The local liquor monopoly’s big store near me has wine tastings every Saturday. For the recent one with Argentinian wines they brought in a chef to do some steak and chimichurra, they had the tango playing, they’d set out six really good cheeses and people were loving it. Only one of the wines was any good but nobody cared. Compare with the fat, smelly guy hawking some generic Eastern European pilsner over in the corner. I’m not making that up. No food, no music, and the guy didn’t even bother to shower. No wine rep would even attempt that.

At the Eat Vancouver show the booze section had everybody mixed up together. On the surface the booths all looked more or less the same. The experiences I had talking to the various reps was eye-opening though. The rum, tequila and sake folks were all sort of nervous about seeing someone actually sniff and take notes. But at least they knew better than to patronize me. The wine folks didn’t either…they were selling fun as much as they were selling wine. All those flowery descriptions we beer geeks use and that some folks mock wine drinkers for were quickly dispensed with for the majority of customers who came by.

The beer people…they seriously needed to get their shit together. Many of them had kids hawking the products. The brewers seriously couldn’t be bothered to show up. Thus, you couldn’t speak to them intelligently about the product. Whenever I wanted to do so with any other beverage it was easy. Even the lady selling the bizarre Chinese liquors quickly stopped using western comparatives (“it’s like whiskey”) once she realized I was an experienced drinker. But the beer guys couldn’t do it. One rep repeatedly insulted my intelligence when I was trying to talk about his products.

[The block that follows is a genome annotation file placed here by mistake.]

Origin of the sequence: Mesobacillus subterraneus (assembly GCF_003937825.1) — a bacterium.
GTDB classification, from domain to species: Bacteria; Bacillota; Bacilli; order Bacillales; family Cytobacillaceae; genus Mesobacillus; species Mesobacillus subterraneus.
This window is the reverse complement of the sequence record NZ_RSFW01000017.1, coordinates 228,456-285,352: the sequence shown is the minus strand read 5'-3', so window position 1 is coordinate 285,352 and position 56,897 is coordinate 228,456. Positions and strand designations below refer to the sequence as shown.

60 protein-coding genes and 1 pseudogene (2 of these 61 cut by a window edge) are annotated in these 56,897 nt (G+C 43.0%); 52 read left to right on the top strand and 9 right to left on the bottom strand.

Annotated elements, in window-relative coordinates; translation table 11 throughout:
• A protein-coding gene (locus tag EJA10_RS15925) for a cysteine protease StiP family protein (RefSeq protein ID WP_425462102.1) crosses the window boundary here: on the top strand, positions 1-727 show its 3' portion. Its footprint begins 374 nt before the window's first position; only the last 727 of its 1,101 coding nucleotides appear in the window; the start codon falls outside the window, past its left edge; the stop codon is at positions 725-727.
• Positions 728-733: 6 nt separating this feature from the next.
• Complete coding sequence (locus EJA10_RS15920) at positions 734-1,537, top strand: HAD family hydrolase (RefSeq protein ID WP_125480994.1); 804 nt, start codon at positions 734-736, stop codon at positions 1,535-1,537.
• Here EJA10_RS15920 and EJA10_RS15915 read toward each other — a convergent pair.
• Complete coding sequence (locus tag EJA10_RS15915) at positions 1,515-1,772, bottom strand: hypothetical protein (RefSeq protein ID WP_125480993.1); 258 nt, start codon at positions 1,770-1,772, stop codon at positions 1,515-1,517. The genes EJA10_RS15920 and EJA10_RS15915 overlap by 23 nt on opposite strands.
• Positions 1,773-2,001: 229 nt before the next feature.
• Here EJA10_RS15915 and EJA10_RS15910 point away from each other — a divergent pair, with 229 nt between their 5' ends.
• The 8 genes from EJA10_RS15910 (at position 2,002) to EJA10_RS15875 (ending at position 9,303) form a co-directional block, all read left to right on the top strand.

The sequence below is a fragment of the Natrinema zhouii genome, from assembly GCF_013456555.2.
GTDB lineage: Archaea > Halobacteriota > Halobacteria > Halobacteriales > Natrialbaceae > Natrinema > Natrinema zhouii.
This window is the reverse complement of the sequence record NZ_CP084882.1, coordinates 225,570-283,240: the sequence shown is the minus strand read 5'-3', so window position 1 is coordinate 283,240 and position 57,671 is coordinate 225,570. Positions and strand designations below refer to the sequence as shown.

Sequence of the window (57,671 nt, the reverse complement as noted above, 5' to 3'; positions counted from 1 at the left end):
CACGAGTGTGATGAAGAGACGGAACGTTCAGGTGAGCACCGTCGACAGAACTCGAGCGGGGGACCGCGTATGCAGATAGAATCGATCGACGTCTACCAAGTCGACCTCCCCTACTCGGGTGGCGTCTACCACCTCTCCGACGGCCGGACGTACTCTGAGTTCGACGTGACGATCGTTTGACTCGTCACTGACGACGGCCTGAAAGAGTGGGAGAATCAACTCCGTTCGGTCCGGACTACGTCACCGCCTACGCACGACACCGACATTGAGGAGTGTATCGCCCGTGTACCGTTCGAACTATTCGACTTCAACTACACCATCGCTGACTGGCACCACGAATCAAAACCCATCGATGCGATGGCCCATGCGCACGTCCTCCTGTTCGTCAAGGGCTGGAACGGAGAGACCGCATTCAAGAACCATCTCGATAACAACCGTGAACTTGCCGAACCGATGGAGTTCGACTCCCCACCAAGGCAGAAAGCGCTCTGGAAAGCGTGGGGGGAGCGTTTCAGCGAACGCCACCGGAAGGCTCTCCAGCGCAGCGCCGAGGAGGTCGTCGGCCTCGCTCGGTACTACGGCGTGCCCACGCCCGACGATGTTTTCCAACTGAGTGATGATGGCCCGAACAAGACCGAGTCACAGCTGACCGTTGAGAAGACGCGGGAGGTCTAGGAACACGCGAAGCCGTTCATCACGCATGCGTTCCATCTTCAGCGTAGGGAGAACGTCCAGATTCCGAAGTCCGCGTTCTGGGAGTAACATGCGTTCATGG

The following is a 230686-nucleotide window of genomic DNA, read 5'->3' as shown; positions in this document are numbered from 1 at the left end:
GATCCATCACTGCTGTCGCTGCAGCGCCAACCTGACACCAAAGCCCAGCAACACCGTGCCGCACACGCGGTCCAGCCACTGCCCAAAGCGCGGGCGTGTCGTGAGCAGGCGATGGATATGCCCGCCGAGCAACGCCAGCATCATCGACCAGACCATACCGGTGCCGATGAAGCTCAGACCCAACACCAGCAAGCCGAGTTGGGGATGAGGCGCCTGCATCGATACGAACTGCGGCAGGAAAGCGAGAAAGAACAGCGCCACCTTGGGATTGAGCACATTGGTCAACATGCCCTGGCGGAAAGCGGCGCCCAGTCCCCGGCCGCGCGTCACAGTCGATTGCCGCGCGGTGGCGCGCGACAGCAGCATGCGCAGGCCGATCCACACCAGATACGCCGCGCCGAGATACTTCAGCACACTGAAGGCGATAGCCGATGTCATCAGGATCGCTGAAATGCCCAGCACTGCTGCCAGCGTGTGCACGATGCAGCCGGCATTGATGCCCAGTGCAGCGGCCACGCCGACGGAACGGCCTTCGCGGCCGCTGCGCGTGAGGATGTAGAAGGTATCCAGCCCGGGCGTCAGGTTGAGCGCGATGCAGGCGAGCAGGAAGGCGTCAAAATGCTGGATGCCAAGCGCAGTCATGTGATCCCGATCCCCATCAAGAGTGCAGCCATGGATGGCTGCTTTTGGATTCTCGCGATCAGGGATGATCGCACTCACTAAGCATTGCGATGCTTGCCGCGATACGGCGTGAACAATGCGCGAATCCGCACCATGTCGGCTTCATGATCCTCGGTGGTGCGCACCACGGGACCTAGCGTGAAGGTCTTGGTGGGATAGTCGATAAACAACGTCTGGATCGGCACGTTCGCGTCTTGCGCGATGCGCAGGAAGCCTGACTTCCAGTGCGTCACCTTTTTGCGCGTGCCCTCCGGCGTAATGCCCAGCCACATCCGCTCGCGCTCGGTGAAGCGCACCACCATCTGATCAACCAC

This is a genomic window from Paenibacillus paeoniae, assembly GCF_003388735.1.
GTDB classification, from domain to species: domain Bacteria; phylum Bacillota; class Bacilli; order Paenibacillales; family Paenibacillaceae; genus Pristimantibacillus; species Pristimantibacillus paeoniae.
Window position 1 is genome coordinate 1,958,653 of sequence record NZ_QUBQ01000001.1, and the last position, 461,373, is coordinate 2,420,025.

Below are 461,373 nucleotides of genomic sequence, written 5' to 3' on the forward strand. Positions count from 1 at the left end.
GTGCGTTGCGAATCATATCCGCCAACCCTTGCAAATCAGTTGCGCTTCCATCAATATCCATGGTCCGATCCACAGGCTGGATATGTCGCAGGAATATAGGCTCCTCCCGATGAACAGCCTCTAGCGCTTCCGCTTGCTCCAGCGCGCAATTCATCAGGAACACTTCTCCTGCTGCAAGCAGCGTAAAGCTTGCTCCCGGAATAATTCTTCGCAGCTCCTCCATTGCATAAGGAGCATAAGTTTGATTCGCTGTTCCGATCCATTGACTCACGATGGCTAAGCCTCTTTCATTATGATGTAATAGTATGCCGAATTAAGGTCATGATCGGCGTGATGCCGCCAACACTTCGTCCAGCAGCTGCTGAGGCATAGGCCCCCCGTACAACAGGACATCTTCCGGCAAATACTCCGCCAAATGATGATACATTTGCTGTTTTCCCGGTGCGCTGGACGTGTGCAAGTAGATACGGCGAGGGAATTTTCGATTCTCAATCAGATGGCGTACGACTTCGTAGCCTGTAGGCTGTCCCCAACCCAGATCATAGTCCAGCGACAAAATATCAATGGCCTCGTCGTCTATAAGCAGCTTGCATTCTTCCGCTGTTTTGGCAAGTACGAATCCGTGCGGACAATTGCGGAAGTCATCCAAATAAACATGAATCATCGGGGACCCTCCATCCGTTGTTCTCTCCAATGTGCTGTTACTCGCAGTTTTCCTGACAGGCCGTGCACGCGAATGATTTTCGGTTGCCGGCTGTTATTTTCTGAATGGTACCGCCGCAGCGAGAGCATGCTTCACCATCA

So this article might be more ranty and less focused than the previous two but the point I want to get across is that presentation is crucial. You could have kids-for-hire hawking your product or you could have adults who know the product. Adults who have enough marketing experience to switch between selling lifestyle and talking in depth about the product...how few breweries actually do this.

You could present your products with stylish food, music and setting or you could be the smelly guy with the lager, the festival with the crappy local cover band, or the brewpub with nothing but “pub food” on the menu.

The wine industry has succeeded in changing the image of their product. It didn’t happen overnight – it took a full generation. And it didn’t happen by accident either. The craft beer industry doesn’t seem to have such a plan. It should. The good news is that it doesn’t have to take a full generation…we’re halfway there already and since many of the lessons have been learned by other industries already we don’t have to have so many failures along the way.

But it’s going to take some introspection. The days of everybody being happy with everybody else are long gone…craft beer kicks ass and deserves to be the dominant beer segment out there. As I’ve written in the previous articles in this series, it can be. It should be. But there’s still too much amateurish marketing going on. Unprofessional presentation is a major cause for concern. That needs to change.



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start quote Being a good restaurant gets people through the doors who aren’t beer geeks. It establishes and reinforces the connection between great food and great beer. end quote